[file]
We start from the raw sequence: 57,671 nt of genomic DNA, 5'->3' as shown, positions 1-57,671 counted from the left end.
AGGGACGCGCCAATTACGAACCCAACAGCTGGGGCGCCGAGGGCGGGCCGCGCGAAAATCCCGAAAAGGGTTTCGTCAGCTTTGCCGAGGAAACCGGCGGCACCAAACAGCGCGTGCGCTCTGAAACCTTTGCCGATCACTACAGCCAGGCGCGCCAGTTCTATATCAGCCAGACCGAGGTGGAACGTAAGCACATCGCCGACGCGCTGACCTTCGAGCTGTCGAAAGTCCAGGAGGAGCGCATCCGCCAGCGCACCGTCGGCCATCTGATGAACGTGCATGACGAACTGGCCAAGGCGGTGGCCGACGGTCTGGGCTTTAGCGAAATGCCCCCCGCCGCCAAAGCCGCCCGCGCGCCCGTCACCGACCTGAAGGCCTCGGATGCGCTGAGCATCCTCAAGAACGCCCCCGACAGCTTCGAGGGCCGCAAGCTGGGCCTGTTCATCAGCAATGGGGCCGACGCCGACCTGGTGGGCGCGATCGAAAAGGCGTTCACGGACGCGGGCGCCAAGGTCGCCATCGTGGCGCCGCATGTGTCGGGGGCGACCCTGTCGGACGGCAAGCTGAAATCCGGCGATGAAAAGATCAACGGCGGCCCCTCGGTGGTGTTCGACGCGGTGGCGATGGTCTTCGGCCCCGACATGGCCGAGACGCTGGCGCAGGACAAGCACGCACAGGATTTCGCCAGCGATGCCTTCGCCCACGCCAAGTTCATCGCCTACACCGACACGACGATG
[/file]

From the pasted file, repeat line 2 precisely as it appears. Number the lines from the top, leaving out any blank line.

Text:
AGGGACGCGCCAATTACGAACCCAACAGCTGGGGCGCCGAGGGCGGGCCGCGCGAAAATCCCGAAAAGGGTTTCGTCAGCTTTGCCGAGGAAACCGGCGGCACCAAACAGCGCGTGCGCTCTGAAACCTTTGCCGATCACTACAGCCAGGCGCGCCAGTTCTATATCAGCCAGACCGAGGTGGAACGTAAGCACATCGCCGACGCGCTGACCTTCGAGCTGTCGAAAGTCCAGGAGGAGCGCATCCGCCAGCGCACCGTCGGCCATCTGATGAACGTGCATGACGAACTGGCCAAGGCGGTGGCCGACGGTCTGGGCTTTAGCGAAATGCCCCCCGCCGCCAAAGCCGCCCGCGCGCCCGTCACCGACCTGAAGGCCTCGGATGCGCTGAGCATCCTCAAGAACGCCCCCGACAGCTTCGAGGGCCGCAAGCTGGGCCTGTTCATCAGCAATGGGGCCGACGCCGACCTGGTGGGCGCGATCGAAAAGGCGTTCACGGACGCGGGCGCCAAGGTCGCCATCGTGGCGCCGCATGTGTCGGGGGCGACCCTGTCGGACGGCAAGCTGAAATCCGGCGATGAAAAGATCAACGGCGGCCCCTCGGTGGTGTTCGACGCGGTGGCGATGGTCTTCGGCCCCGACATGGCCGAGACGCTGGCGCAGGACAAGCACGCACAGGATTTCGCCAGCGATGCCTTCGCCCACGCCAAGTTCATCGCCTACACCGACACGACGATG